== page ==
India passes law to stop sexual harassment at work

Fri Mar 1, 2013 11:50am IST

Sheetal, 23, who works at a night call centre, poses for a photograph in her office in New Delhi January 12, 2013. REUTERS/Mansi Thapliyal

Sheetal, 23, who works at a night call centre, poses for a photograph in her office in New Delhi January 12, 2013.

Credit: Reuters/Mansi Thapliyal

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NEW DELHI (TrustLaw) - Millions of India's working women will now be protected from sexual harassment thanks to the passing of a bill aimed at tackling unwelcome behaviour such as sexual advances, requests for sexual favours and sexual innuendos made at work.

The Sexual Harassment of Women at Workplace (Prevention, Prohibition and Redressal) Bill, passed by the upper house of parliament on Tuesday, aims to ensure a safe environment for women working in both the public and private sectors.

"Sexual harassment at workplace is a violation of women's right to gender equality, life and liberty. It creates an insecure and hostile work environment, which discourages women's participation in work, thereby adversely affecting their economic empowerment and the goal of inclusive growth," the ministry of women and child development said in a statement.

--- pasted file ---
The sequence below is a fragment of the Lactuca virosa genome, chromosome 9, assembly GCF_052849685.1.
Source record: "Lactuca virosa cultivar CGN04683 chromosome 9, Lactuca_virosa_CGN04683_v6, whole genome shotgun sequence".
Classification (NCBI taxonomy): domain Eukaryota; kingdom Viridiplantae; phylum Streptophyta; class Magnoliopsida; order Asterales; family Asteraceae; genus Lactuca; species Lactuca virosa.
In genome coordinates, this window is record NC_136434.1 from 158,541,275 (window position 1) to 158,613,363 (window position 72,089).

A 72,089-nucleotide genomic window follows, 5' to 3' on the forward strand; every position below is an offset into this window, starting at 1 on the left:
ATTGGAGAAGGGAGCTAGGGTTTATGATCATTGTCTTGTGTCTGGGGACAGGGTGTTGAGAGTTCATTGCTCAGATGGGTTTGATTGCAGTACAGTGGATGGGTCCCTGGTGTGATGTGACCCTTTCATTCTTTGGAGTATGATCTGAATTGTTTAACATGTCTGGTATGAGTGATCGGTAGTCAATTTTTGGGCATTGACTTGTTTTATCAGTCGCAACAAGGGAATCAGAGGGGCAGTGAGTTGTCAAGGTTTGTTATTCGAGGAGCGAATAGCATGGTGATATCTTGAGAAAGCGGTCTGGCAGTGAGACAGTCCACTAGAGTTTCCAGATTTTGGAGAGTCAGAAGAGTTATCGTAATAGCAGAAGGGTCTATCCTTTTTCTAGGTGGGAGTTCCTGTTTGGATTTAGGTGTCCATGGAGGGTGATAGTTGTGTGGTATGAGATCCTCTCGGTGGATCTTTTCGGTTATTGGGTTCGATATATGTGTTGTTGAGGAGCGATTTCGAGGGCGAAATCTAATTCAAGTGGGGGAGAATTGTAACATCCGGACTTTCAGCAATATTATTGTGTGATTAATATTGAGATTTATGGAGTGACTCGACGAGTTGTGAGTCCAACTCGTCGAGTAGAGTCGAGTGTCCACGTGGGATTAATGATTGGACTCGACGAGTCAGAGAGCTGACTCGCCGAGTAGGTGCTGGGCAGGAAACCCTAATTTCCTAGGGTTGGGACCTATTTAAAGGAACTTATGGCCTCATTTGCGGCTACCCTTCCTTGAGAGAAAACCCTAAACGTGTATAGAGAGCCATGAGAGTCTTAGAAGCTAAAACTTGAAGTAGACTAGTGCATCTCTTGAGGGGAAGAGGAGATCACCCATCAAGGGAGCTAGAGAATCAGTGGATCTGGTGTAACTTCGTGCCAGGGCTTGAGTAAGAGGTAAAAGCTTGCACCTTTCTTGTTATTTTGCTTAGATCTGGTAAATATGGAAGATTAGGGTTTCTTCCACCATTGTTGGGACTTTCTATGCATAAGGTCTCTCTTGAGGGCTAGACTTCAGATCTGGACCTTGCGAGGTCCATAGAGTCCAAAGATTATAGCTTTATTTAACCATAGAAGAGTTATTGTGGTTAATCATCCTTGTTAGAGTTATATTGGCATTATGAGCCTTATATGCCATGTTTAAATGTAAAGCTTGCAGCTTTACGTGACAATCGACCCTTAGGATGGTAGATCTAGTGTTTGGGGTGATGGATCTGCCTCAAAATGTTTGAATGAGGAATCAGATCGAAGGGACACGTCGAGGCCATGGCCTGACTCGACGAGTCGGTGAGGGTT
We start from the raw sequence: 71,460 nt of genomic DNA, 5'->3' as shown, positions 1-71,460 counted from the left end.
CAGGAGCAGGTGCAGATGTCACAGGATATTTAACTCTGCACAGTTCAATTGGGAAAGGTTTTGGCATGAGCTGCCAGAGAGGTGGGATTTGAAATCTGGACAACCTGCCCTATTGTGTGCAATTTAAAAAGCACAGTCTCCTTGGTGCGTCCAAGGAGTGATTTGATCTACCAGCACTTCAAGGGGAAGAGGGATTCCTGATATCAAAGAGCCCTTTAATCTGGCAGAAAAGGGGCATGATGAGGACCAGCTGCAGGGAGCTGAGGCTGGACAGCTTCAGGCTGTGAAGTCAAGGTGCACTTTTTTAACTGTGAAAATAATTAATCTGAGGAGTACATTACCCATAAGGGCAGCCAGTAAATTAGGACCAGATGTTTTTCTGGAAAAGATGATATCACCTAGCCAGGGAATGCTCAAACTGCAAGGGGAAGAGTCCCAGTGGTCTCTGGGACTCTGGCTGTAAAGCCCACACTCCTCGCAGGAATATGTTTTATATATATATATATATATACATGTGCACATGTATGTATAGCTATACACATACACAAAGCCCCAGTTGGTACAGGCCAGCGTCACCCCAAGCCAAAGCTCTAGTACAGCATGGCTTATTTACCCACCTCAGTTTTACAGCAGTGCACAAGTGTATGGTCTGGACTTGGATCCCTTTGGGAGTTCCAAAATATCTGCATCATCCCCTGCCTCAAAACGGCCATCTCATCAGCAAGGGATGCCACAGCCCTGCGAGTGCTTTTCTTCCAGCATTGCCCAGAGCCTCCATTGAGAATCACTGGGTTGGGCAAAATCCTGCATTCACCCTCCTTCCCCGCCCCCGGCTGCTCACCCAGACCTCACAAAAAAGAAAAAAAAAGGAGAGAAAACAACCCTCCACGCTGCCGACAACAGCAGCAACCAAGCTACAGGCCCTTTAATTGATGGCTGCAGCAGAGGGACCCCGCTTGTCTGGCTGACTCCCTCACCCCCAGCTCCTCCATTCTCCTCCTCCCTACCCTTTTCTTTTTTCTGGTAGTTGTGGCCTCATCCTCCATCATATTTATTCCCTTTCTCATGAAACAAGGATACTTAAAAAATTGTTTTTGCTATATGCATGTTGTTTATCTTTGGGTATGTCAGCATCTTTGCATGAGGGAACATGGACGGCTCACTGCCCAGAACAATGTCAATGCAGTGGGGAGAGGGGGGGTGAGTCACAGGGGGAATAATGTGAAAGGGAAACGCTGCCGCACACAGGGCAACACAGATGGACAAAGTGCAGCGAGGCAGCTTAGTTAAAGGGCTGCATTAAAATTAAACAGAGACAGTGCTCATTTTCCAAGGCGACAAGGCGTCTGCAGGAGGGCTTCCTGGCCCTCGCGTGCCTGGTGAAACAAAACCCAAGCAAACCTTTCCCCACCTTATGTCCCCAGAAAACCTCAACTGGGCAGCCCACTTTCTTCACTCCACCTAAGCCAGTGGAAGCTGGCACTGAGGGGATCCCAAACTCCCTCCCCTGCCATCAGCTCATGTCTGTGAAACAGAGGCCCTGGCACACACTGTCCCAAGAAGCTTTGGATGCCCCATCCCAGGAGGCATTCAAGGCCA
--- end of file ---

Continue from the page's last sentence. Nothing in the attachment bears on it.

"The increasing work participation rate of women has made it imperative that comprehensive legislation focusing on prevention of sexual harassment as well as providing a redressal mechanism be enacted."

Women's groups welcomed the law but said there was a need to ensure it was implemented and enforced.

Although India's economic liberalisation, which began more than two decades ago, brought with it more progressive Western ideas of gender equality, women continue to face a barrage of threats based on traditional patriarchal beliefs.

Every day newspapers report cases of women being pulled off the streets and gang-raped in moving cars or molested on public transport, and brides killed by their in-laws for not fulfilling dowry demands.

While many women working in offices or private residences as maids complain of sexual harassment by colleagues, managers or employers, there has been no real mechanism to deal with complaints or ensure that employers are held accountable.

Under the new law -- which also covers students in schools and colleges, patients in hospitals, maids in private residences and agricultural labourers -- employers have to set up grievance committees to investigate all complaints.

Employers who fail to comply will be fined up to 50,000 rupees. Repeated violations may lead to higher penalties and cancellation of licence or registration to conduct business.

TrustLaw is a global centre for free legal assistance and anti-corruption news run by the Thomson Reuters Foundation. For more TrustLaw stories, visit www.trust.org/trustlaw <www.trust.org/trustlaw>

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